Inventors, Part 1: Averting Global Starvation

Tuesday, May 26, 2009
When I was a youngster, I was fascinated by inventors. I was totally enamored of the romantic ideal of a lone enthusiast coming up with an idea no one had ever thought of before, and then changing the world with it. Perhaps it's not surprising that I idolized inventors: it's not like sports stars had any real appeal to the gangly kid with glasses.

Looking at typical lists of the most important inventions of the 20th century, most people can't help but think of computers, telephones, automobiles, airplanes or various household appliances.

But it seems like those kind of lists are missing the point: even though most people never interact directly with them, there are a few inventions that have radically changed the world.

So, over the next three days, I'm going to provide my shortlist for the three most important inventors of the 20th century
. Starting with an agronomist who pioneered the so-called "Green Revolution."

It's a small footnote in history today, but in the middle of the last century, it was widely predicted that the world was headed inexorably towards global famine and the deaths of millions of people. Bestsellers like 1968's The Population Bomb and 1967's Famine, 1975! spelled out dire predictions about the global population and food supply. Those predictions may very well have come true, if it weren't for the efforts of one American agronomist, Norman Borlaug.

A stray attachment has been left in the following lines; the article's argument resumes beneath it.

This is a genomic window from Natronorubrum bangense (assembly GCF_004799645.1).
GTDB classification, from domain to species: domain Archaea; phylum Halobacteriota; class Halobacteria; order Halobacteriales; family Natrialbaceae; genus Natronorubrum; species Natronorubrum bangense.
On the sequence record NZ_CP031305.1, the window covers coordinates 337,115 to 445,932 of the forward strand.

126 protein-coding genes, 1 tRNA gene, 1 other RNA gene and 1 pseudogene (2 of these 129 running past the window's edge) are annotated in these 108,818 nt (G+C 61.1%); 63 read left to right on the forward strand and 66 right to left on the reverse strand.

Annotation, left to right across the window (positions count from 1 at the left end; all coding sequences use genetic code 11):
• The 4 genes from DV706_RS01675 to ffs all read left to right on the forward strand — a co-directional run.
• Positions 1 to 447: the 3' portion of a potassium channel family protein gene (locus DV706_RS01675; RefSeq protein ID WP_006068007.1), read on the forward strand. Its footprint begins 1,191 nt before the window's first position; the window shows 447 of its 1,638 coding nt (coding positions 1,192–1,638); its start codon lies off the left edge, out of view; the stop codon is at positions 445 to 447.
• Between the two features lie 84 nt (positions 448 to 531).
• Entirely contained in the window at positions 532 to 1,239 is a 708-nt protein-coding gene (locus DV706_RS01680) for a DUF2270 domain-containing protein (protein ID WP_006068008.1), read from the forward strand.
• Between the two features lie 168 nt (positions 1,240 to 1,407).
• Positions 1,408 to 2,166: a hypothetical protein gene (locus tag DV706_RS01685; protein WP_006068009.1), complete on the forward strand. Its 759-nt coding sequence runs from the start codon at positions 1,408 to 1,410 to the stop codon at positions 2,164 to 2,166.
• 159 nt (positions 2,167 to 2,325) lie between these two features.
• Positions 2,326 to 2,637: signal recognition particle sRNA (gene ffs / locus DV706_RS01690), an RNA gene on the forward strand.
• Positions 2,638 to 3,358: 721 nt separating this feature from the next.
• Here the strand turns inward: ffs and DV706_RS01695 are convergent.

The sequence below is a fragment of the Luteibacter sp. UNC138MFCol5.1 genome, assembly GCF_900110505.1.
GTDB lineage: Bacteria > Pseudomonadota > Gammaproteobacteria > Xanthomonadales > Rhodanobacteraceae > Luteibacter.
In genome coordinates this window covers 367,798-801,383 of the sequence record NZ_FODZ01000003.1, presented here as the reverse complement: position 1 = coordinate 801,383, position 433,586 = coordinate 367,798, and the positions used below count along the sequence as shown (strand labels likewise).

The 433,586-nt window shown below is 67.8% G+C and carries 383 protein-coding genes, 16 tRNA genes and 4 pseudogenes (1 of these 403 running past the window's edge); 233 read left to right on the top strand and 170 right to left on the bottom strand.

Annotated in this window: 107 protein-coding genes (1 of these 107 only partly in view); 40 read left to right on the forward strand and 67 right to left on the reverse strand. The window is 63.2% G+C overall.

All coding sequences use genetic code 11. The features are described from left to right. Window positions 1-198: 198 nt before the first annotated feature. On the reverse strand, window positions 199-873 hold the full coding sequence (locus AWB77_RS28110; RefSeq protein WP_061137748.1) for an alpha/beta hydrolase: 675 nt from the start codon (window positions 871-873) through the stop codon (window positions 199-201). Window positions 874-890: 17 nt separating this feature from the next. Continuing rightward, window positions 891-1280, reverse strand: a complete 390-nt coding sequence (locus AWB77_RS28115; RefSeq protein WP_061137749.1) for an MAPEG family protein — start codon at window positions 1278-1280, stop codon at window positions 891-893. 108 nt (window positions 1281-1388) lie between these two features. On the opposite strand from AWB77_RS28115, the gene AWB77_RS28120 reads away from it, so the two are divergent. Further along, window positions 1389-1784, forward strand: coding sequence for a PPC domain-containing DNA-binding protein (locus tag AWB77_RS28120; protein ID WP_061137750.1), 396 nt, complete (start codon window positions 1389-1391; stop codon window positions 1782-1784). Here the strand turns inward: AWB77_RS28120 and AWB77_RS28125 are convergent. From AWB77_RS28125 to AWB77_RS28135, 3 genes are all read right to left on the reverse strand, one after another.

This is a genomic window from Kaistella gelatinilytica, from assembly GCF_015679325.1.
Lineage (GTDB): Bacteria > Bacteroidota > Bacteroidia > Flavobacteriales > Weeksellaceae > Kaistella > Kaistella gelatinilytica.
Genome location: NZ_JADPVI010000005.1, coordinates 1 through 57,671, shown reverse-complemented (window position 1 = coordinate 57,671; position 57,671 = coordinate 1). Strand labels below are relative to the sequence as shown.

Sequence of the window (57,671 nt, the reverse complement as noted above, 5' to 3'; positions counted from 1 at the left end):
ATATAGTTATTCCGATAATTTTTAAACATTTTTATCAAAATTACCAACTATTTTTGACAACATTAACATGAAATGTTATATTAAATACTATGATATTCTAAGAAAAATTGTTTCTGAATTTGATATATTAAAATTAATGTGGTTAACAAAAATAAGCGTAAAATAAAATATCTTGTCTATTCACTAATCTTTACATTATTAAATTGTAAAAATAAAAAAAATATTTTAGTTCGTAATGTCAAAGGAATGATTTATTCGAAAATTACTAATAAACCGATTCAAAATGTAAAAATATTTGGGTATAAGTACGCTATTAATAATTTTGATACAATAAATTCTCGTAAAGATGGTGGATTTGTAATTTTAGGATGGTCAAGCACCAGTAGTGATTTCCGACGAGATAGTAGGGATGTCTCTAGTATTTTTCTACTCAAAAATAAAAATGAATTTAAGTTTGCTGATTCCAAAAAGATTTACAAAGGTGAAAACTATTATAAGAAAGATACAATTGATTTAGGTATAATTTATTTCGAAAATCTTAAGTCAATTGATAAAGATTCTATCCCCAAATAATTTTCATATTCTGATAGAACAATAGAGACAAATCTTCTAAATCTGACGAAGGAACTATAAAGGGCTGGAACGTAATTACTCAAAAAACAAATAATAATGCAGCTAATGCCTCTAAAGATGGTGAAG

Borlaug invented a strain of semi-dwarf, disease-resistant wheat. This invention allowed the global food supply to grow radically, and averted the potential global famine. Conservative estimates say that Borlaug's invention saved the lives of more than 240 million people. For his humanitarian efforts, he was awarded the Nobel Peace Price, the Presidential Medal of Freedom, and the Congressional Gold Medal.

Recently, Borlaug's work has been criticized by Western environmentalists, who decry Borlaug's outspoken support for the use of biotechnology in agriculture and support for large-scale farming. His response to such criticisms:
"Some of the environmental lobbyists of the Western nations are the salt of the earth, but many of them are elitists. They’ve never experienced the physical sensation of hunger. They do their lobbying from comfortable office suites in Washington or Brussels. If they lived just one month amid the misery of the developing world, as I have for fifty years, they’d be crying out for tractors and fertilizer and irrigation canals and be outraged that fashionable elitists back home were trying to deny them these things."
Watch for tomorrow's inventor, and find out how a single chemical reaction is now responsible for consuming more than 1% of the world's annual energy supply.


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